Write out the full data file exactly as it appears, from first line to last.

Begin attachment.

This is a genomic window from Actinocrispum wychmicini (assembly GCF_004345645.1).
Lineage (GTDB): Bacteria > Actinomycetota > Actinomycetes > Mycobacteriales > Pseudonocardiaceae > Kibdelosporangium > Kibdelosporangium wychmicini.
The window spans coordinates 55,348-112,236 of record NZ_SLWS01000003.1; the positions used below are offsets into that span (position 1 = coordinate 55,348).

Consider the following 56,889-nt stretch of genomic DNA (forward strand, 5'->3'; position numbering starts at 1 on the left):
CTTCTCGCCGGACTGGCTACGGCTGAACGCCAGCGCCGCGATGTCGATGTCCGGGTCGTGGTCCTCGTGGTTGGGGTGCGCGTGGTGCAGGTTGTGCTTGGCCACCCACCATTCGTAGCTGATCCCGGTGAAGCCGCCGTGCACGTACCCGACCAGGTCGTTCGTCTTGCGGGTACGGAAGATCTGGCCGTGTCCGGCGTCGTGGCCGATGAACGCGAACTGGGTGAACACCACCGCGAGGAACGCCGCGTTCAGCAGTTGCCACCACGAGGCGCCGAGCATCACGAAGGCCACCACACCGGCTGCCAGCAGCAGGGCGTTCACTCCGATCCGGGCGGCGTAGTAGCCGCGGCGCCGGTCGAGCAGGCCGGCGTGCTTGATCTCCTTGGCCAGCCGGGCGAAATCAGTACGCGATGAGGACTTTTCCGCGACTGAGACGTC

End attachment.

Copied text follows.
This is a genomic window from Actinocrispum wychmicini (assembly GCF_004345645.1).
Lineage (GTDB): Bacteria > Actinomycetota > Actinomycetes > Mycobacteriales > Pseudonocardiaceae > Kibdelosporangium > Kibdelosporangium wychmicini.
The window spans coordinates 55,348-112,236 of record NZ_SLWS01000003.1; the positions used below are offsets into that span (position 1 = coordinate 55,348).

Consider the following 56,889-nt stretch of genomic DNA (forward strand, 5'->3'; position numbering starts at 1 on the left):
CTTCTCGCCGGACTGGCTACGGCTGAACGCCAGCGCCGCGATGTCGATGTCCGGGTCGTGGTCCTCGTGGTTGGGGTGCGCGTGGTGCAGGTTGTGCTTGGCCACCCACCATTCGTAGCTGATCCCGGTGAAGCCGCCGTGCACGTACCCGACCAGGTCGTTCGTCTTGCGGGTACGGAAGATCTGGCCGTGTCCGGCGTCGTGGCCGATGAACGCGAACTGGGTGAACACCACCGCGAGGAACGCCGCGTTCAGCAGTTGCCACCACGAGGCGCCGAGCATCACGAAGGCCACCACACCGGCTGCCAGCAGCAGGGCGTTCACTCCGATCCGGGCGGCGTAGTAGCCGCGGCGCCGGTCGAGCAGGCCGGCGTGCTTGATCTCCTTGGCCAGCCGGGCGAAATCAGTACGCGATGAGGACTTTTCCGCGACTGAGACGTC